Columbia University Press Celebrates The Art of Making Magazines

cornog navasky Columbia University Press Celebrates <em>The Art of Making Magazines</em>

Evan Cornog and Victor Navasky. (Photo credit: Brendan Fitzgerald)

If you came to New York expecting book parties to be tame, dignified affairs held in dusty university clubs, where distinguished older gentlemen talk about editors of yore over cocktails and lamb chops, well, your expectations would have been met Monday night at the Columbia University Press launch of The Art of Making Magazines.

The anthology was culled from 10-plus years of lectures by notable magazine editors by Victor Navasky, editor emeritus of The Nation and the director of Columbia’s Graduate School of Journalism magazine program, and Evan Cornog, the dean of Hofstra University’s School of Communications.

Mr. Cornog spoke with enthusiasm to a small cluster about magazines’ digital future. “Yes, but is the advertising money there?” asked one pragmatic author. Mr. Cornog agreed that getting people to pay for content may pose a challenge.

To be sure, it is an odd time to celebrate the magazine business. Newsweek’s print demise was on many a mind, and tongue. But if there is still a stodgy glamor to be found, it was on display at the Columbia University Club. And, according to departing Columbia J-School dean Nicholas Lemann, rumors of the magazine industry’s demise have been greatly exaggerated, at least if you ask young journalists.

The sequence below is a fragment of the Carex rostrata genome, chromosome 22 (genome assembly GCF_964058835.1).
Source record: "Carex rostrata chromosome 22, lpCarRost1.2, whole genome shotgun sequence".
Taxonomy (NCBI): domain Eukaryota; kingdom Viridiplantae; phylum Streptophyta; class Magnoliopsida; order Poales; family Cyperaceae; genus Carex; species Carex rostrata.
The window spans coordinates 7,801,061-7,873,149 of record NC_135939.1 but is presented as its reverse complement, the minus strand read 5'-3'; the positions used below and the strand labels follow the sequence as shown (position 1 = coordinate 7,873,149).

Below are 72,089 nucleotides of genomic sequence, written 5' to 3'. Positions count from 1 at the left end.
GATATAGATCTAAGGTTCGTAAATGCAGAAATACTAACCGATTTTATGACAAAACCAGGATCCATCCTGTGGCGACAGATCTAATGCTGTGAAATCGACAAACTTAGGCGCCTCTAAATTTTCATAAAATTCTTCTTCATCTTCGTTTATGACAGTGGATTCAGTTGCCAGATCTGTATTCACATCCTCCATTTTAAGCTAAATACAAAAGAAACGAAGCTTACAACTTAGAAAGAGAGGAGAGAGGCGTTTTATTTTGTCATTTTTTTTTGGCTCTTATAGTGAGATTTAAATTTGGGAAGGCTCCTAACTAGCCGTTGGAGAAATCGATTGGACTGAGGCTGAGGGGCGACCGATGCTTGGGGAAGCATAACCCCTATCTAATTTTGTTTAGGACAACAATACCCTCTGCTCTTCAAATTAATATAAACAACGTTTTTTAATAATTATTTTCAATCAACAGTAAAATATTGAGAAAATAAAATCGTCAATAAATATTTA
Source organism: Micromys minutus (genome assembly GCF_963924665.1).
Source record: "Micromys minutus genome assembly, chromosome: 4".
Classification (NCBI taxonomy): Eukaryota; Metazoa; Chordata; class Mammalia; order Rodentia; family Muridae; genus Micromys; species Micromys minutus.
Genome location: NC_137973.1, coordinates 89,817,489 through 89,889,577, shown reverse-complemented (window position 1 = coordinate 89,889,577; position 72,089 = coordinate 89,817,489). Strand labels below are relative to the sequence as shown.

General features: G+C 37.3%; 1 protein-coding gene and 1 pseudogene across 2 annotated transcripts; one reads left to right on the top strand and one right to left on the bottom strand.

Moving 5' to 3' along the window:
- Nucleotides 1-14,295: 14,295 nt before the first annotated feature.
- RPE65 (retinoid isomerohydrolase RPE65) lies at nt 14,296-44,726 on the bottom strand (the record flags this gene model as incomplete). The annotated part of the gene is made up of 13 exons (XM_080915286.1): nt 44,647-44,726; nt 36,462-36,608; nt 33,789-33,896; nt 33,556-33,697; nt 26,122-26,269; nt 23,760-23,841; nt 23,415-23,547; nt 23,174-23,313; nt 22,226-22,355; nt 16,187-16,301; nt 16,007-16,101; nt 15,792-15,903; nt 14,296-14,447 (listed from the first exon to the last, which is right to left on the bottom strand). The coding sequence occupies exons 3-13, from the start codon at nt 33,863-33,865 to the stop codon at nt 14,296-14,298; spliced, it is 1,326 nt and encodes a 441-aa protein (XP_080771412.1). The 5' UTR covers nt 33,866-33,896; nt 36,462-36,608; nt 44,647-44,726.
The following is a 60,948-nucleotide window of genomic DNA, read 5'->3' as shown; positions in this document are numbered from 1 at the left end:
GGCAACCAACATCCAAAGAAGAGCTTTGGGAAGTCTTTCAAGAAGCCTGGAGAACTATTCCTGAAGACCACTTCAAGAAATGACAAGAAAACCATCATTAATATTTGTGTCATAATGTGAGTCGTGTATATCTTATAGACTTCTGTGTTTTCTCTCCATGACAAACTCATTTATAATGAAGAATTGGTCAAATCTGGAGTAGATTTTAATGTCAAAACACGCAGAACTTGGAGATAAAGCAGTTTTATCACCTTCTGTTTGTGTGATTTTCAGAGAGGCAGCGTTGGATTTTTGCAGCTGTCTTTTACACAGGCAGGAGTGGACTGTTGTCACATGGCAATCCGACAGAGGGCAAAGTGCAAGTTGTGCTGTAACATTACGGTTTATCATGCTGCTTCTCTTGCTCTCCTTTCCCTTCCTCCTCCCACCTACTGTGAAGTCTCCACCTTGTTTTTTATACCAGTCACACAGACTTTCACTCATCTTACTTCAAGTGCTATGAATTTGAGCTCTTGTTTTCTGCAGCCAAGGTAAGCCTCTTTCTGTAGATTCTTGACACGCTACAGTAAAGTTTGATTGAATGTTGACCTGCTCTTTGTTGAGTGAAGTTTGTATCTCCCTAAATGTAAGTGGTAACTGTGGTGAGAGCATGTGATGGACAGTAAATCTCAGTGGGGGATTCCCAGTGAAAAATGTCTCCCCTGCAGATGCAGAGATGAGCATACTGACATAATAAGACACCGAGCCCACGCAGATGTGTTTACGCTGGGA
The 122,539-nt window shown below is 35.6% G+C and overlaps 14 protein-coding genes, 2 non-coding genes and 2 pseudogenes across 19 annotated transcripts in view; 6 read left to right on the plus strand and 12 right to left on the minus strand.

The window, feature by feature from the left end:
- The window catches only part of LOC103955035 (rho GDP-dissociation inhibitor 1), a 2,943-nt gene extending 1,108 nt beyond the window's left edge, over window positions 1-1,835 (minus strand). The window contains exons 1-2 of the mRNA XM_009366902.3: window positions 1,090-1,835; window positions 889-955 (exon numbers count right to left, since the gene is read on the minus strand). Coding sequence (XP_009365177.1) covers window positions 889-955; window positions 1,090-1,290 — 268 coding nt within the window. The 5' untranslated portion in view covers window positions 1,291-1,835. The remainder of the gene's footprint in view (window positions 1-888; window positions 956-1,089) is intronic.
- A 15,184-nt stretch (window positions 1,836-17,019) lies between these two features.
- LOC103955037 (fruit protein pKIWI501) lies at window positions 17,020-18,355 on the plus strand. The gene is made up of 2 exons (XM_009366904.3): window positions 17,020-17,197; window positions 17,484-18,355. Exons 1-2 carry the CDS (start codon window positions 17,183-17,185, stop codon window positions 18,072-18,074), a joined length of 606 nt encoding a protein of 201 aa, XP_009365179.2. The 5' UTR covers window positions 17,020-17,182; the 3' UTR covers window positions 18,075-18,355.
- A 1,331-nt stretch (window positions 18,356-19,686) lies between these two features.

“It always surprises people to hear that our most popular concentration for years has been magazines,” Mr. Lemann told the crowd, before asking if anyone had seen The Devil Wears Prada.

The reference got a hearty laugh.

He went on to explain, however, that while his 20-something sons and their friends were inspired by Wall Street’s Gordon Gekko, apparently The Devil Wears Prada is Wall Street for aspiring female journalists. “[I]n our heavily female school, many of our students watch The Devil Wears Prada and say ‘I want in.’ And so they come to us, and sit at Victor’s feet and learn about magazines,” Mr. Lemann said. “And who knows, maybe one of them will be either the editor of The Nation or the editor of Vogue.”

Mr. Navasky expressed similar surprise that long-form print is still the dream of so many young journalists.

Dreams die hard, it seems.